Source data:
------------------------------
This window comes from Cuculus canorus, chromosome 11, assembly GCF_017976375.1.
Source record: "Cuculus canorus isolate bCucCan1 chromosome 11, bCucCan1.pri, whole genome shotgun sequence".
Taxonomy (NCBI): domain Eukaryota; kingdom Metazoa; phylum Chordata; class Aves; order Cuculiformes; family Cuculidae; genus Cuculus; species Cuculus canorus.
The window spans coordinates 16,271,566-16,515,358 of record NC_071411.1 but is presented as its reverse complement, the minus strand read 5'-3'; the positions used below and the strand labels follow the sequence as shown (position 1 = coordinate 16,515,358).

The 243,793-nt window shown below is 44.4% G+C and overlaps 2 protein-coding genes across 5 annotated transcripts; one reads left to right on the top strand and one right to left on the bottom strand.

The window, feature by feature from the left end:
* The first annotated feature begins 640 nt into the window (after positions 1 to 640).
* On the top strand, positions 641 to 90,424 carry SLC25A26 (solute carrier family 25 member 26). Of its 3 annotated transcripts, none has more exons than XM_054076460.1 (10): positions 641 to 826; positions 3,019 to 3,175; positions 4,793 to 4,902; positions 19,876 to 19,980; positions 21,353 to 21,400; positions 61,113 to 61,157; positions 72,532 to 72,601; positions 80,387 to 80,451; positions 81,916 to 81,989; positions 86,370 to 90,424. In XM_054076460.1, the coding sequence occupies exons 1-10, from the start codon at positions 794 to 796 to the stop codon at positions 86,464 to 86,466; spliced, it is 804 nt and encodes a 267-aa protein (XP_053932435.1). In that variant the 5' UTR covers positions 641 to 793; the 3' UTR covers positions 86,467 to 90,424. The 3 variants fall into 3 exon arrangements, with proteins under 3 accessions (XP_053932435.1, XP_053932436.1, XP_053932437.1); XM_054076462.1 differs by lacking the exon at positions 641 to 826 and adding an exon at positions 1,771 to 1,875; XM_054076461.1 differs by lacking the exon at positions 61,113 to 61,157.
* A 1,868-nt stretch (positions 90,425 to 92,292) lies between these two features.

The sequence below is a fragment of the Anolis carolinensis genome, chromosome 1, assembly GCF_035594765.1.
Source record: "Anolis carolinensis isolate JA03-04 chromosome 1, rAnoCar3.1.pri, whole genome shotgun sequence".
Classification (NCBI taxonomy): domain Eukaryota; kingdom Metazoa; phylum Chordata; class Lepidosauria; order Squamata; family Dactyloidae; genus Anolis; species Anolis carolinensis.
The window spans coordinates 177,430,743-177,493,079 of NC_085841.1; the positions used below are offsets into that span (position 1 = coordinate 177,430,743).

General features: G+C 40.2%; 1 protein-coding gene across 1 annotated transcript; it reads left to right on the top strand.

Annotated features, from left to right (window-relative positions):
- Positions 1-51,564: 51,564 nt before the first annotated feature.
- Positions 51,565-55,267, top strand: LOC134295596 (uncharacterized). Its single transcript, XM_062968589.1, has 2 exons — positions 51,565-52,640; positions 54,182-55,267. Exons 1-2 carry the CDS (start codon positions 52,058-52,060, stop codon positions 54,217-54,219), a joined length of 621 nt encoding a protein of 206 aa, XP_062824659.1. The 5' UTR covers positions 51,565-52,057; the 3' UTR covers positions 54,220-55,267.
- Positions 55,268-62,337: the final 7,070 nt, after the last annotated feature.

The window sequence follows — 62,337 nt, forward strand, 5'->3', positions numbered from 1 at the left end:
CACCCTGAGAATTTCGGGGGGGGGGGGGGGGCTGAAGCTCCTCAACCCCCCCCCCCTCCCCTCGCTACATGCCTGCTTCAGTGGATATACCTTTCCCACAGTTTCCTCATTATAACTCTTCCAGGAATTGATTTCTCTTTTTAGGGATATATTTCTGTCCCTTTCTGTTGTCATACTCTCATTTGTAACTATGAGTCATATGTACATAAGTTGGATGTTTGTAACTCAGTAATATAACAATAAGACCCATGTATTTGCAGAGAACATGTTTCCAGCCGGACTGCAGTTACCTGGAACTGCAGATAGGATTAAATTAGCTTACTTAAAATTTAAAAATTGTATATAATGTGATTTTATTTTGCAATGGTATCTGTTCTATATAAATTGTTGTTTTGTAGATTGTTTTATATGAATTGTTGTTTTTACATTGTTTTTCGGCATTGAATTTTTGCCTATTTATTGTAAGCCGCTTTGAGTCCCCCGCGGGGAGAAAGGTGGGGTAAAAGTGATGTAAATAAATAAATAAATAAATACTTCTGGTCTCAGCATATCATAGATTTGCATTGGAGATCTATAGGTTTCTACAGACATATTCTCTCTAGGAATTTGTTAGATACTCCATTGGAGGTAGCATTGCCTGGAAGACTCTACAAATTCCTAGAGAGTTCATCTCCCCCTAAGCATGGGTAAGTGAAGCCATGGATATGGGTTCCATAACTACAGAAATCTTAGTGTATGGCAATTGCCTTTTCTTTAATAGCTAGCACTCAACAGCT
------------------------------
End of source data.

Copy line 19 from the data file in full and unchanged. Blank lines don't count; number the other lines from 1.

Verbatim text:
The window sequence follows — 62,337 nt, forward strand, 5'->3', positions numbered from 1 at the left end: